No matter your perspective (road trips are the best! road trips are the worst!), the library is here to help you out. What better way to pass the time than an audiobook for the road? Now, if you’re the only one in the car, choosing a book is pretty easy…but what if there are others along for the ride? With this question in mind, your helpful librarians have compiled a list of audiobooks that will entertain all ages.

For kids & up:

  • Nightmares! by Jason Segel and Kirsten Miller, read by Jason Segel
  • George by Alex Gino, read by Jamie Clayton
  • The Princess in Black by Shannon & Dean Hale, read by Julia Whelan
  • Mercy Watson series by Kate DiCamillo, read by Ron McLarty
  • How to Train Your Dragon by Cressida Cowell, read by David Tennant
  • Half Magic by Edward Eager, read by the WTW Repertory Company
  • Coraline and/or The Graveyard Book by Neil Gaiman, read by the author
  • Greenglass House by Kate Milford, read by Chris Henry Coffey
  • Harry Potter series by J.K. Rowling, read by Jim Dale (you may have already read these, but if you haven’t listened to them, give them a try – Jim Dale is, dare we say it, a magical narrator, and a good book is always worth re-reading!)

For teens & up:

The links above take you to the audio CDs in the library catalog. Digital audiobooks are also available through Overdrive and hoopla – check ’em out!

See more book lists for kids and teens and find recommendations for adults on our children’s site, teen blog, and adult blog, respectively. Do you have an audiobook you would recommend for a family road trip? Leave a comment! June is audiobook month, so your suggestions could make it into another blog post about great books to listen to.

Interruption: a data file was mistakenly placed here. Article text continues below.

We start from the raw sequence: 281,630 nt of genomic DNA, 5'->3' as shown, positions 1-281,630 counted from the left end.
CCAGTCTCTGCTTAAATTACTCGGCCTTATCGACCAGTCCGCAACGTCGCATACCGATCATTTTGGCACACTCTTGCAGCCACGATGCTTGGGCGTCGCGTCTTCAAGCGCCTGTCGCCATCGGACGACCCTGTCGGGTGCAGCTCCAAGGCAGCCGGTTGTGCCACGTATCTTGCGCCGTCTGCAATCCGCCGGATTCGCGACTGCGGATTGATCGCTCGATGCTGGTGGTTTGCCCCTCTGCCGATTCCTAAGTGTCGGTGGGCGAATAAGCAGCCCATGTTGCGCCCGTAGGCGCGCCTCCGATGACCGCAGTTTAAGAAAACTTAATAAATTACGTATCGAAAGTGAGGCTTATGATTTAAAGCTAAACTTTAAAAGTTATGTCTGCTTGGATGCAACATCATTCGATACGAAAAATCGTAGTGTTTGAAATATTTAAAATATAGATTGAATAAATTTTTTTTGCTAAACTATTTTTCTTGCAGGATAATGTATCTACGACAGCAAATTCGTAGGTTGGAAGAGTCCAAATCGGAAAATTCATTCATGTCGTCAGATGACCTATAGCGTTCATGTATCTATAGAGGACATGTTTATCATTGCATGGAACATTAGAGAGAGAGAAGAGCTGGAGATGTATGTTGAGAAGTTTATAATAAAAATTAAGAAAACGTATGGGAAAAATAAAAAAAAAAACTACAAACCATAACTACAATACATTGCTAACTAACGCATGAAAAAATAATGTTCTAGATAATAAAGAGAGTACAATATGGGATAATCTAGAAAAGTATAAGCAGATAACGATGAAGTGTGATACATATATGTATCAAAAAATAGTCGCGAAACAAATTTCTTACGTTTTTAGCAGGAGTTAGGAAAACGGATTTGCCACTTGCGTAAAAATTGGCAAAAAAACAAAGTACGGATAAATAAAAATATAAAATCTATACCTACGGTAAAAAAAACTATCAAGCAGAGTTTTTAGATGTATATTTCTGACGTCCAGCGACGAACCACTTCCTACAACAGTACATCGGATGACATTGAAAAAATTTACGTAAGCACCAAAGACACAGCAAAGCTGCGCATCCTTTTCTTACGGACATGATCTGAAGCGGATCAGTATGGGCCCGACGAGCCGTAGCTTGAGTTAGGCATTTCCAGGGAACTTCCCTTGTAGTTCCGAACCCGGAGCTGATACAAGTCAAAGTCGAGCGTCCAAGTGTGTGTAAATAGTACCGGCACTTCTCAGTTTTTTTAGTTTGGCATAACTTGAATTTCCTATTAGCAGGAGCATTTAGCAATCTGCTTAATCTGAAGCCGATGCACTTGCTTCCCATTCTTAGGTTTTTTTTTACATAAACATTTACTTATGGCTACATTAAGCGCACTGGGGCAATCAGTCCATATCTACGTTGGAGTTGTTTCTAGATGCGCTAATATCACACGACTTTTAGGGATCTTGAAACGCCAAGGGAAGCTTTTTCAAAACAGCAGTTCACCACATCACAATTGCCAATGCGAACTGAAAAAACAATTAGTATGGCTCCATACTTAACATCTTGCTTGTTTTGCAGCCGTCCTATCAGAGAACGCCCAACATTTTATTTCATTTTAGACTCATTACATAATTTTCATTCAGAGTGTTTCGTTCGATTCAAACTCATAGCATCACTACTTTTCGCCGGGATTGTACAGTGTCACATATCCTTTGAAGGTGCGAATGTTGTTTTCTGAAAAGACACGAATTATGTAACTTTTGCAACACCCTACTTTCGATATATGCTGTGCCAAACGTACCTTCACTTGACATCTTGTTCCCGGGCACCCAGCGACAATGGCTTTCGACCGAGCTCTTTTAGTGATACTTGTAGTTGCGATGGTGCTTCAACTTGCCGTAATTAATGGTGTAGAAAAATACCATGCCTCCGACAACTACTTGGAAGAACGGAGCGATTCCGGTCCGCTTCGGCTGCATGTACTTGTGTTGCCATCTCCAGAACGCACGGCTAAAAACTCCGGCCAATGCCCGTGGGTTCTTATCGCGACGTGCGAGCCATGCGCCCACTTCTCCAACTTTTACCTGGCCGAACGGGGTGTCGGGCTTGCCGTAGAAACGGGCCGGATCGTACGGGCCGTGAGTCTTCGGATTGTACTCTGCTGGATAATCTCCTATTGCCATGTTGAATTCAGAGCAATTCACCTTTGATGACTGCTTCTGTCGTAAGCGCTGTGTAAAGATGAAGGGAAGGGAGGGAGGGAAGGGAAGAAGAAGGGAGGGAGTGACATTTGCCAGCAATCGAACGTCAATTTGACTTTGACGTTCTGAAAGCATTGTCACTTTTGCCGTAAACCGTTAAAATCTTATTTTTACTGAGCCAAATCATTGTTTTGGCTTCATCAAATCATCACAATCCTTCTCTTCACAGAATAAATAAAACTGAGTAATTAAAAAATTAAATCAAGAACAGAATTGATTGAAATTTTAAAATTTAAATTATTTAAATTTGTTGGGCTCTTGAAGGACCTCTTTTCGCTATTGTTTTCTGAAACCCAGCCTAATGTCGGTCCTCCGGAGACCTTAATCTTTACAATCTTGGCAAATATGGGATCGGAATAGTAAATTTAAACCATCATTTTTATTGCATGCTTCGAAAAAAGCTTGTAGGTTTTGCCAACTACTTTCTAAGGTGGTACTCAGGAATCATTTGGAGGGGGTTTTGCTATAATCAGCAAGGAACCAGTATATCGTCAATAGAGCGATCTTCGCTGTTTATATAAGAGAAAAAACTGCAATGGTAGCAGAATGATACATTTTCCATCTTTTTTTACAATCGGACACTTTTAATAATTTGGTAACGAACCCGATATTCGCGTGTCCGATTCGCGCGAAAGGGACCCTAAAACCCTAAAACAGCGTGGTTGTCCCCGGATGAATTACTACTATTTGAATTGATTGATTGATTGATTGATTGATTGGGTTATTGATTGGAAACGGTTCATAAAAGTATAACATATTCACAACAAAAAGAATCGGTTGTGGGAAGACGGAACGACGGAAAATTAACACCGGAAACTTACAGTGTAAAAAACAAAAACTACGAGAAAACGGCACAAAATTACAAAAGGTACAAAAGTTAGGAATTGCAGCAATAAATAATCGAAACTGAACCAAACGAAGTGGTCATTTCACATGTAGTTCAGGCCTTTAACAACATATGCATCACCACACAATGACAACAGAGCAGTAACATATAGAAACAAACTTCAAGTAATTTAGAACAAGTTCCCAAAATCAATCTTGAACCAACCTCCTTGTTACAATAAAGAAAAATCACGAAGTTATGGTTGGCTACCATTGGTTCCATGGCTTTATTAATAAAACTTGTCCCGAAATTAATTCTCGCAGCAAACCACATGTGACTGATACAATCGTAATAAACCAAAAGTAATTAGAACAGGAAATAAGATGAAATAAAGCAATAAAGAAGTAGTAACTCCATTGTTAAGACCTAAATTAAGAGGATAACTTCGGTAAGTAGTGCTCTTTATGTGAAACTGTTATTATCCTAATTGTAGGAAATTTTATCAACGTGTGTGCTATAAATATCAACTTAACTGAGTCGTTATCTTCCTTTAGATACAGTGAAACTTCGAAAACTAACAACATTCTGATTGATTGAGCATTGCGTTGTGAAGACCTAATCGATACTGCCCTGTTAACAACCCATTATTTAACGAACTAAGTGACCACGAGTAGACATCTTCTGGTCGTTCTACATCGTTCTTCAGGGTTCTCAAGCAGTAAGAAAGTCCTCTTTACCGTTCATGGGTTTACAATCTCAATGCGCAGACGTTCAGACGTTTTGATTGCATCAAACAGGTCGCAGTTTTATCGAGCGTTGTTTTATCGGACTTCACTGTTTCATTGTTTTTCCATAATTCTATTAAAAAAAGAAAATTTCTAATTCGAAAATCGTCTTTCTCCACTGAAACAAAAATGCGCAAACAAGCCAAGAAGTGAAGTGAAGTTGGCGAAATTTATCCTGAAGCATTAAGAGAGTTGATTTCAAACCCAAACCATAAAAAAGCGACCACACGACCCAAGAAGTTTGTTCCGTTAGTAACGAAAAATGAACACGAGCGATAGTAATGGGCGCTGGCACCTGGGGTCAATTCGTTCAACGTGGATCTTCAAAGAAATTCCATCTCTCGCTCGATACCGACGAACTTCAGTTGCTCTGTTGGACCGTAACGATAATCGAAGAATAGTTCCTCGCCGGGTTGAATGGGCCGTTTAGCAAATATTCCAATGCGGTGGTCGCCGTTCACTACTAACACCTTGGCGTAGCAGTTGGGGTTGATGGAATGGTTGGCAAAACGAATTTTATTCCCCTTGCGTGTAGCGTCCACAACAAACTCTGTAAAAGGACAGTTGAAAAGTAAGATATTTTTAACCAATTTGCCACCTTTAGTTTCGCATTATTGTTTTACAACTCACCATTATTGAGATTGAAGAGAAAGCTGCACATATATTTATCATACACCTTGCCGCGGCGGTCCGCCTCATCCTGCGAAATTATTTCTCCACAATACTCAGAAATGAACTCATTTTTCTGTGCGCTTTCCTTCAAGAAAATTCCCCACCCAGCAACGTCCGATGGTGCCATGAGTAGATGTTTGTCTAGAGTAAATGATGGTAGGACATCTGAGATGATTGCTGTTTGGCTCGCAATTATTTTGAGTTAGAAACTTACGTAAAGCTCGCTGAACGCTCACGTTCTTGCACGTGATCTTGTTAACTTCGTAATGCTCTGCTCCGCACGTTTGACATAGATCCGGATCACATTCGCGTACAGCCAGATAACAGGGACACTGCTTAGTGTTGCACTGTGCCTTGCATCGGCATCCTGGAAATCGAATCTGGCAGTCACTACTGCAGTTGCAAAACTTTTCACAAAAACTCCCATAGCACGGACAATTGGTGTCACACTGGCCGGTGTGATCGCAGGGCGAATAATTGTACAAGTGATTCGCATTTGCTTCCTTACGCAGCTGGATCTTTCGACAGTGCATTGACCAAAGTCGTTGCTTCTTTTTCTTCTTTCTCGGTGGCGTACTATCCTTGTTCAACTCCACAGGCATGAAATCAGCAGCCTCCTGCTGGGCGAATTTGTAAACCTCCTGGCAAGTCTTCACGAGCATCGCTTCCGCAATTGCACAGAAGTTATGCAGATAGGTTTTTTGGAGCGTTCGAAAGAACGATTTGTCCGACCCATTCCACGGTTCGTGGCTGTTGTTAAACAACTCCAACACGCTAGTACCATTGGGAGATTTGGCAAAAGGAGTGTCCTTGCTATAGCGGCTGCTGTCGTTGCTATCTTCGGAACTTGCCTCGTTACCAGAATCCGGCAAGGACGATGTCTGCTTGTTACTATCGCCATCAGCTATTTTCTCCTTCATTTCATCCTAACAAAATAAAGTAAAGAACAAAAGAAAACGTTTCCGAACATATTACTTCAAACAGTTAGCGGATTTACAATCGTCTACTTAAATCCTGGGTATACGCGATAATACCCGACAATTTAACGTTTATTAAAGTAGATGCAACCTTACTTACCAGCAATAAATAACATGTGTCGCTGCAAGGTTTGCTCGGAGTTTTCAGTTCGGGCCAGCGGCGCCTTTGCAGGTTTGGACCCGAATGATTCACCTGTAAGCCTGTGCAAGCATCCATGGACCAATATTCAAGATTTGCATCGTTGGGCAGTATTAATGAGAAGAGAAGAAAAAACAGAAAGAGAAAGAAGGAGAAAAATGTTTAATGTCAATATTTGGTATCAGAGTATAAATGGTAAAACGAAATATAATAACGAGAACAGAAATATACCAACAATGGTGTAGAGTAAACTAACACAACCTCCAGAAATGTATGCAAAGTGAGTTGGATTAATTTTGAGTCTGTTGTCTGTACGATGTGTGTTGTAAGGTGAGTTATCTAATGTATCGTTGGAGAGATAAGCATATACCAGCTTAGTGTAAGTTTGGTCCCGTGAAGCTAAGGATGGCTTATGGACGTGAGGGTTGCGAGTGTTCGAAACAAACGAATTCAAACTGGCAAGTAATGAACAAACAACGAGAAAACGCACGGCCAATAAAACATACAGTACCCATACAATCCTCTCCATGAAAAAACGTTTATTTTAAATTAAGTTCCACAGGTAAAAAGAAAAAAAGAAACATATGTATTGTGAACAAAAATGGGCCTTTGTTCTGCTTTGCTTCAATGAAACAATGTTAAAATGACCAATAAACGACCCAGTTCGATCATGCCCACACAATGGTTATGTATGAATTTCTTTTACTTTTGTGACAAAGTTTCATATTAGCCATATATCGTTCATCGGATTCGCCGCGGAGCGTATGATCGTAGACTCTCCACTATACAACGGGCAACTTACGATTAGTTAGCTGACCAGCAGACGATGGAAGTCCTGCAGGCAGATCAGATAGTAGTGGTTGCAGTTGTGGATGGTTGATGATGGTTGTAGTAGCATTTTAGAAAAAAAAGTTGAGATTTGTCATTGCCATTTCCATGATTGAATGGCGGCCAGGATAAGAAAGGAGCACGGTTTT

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Not your average novel: Doug Dorst’s S. and all its loose parts

18081043574_a8ae6cd68e_oI attended the lectures held last week at MIT as part of their celebration of National Preservation Week and heard Jana Dambrogio and Ann Marie Willer speak about the very curious case of S., a 2013 novel conceived of by JJ Abrams and written by Doug Dorst that challenged MIT librarians to think in new ways about acquisition procedures, conservation treatment, collection processing, preservation, and reader experience. It brought librarians from separate departments together for valuable discussion, collaboration and experimentation.

How did one book do all that? Well, it wasn’t a typical novel. The title and the author are only listed on the outer slipcover. Once the slipcover is removed, the reader is left with a bound text called Ship of Theseus by one VM Straka.

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Tucked here and there between the pages are postcards, letters and notes. Hand-drawn messages line the margins in an apparent dialogue between two characters.

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Ok, a fascinating, immersive mystery – exciting for the reader! Definitely will be a hit with puzzle-obsessed MIT students! The acquisitions department decided to buy it. But when it arrived, it became clear that the procedures used in the preservation department wouldn’t work. Preservation librarians prepare new and repair damaged books, and at MIT, slipcases on new items are discarded, and items left in books (bookmarks, candy wrappers) are removed. They actually had to rescue the slipcover for S. from the recycle bin, and then check the bibliographic record to verify all the inserts were still present!

Librarians from the acquisitions, preservation, and collections departments met to work through some interesting questions:

  • should S. circulate? won’t the inserts get lost over time?
  • should we put S. in special collections in order to preserve it?
  • if it circulates, do we let the inserts go missing, then restore them in some way (create facsimiles?)